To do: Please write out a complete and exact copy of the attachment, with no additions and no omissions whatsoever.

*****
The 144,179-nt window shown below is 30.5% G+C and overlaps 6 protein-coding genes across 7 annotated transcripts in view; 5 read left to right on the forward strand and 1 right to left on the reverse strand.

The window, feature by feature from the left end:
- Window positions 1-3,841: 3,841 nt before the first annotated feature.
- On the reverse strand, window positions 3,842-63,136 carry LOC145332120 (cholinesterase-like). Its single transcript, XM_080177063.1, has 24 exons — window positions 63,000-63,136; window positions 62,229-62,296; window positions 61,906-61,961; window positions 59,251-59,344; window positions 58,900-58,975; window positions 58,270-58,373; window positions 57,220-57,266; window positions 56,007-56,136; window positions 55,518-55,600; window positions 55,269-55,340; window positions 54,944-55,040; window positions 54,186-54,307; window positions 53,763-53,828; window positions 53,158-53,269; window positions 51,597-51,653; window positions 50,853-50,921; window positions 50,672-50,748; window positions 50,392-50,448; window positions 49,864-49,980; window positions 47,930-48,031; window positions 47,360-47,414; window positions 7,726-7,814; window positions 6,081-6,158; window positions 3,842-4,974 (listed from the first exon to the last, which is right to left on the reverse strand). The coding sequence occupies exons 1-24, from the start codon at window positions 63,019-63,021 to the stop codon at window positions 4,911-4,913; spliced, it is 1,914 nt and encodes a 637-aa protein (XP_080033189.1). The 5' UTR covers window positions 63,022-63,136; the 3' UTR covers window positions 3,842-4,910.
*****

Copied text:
The 144,179-nt window shown below is 30.5% G+C and overlaps 6 protein-coding genes across 7 annotated transcripts in view; 5 read left to right on the forward strand and 1 right to left on the reverse strand.

The window, feature by feature from the left end:
- Window positions 1-3,841: 3,841 nt before the first annotated feature.
- On the reverse strand, window positions 3,842-63,136 carry LOC145332120 (cholinesterase-like). Its single transcript, XM_080177063.1, has 24 exons — window positions 63,000-63,136; window positions 62,229-62,296; window positions 61,906-61,961; window positions 59,251-59,344; window positions 58,900-58,975; window positions 58,270-58,373; window positions 57,220-57,266; window positions 56,007-56,136; window positions 55,518-55,600; window positions 55,269-55,340; window positions 54,944-55,040; window positions 54,186-54,307; window positions 53,763-53,828; window positions 53,158-53,269; window positions 51,597-51,653; window positions 50,853-50,921; window positions 50,672-50,748; window positions 50,392-50,448; window positions 49,864-49,980; window positions 47,930-48,031; window positions 47,360-47,414; window positions 7,726-7,814; window positions 6,081-6,158; window positions 3,842-4,974 (listed from the first exon to the last, which is right to left on the reverse strand). The coding sequence occupies exons 1-24, from the start codon at window positions 63,019-63,021 to the stop codon at window positions 4,911-4,913; spliced, it is 1,914 nt and encodes a 637-aa protein (XP_080033189.1). The 5' UTR covers window positions 63,022-63,136; the 3' UTR covers window positions 3,842-4,910.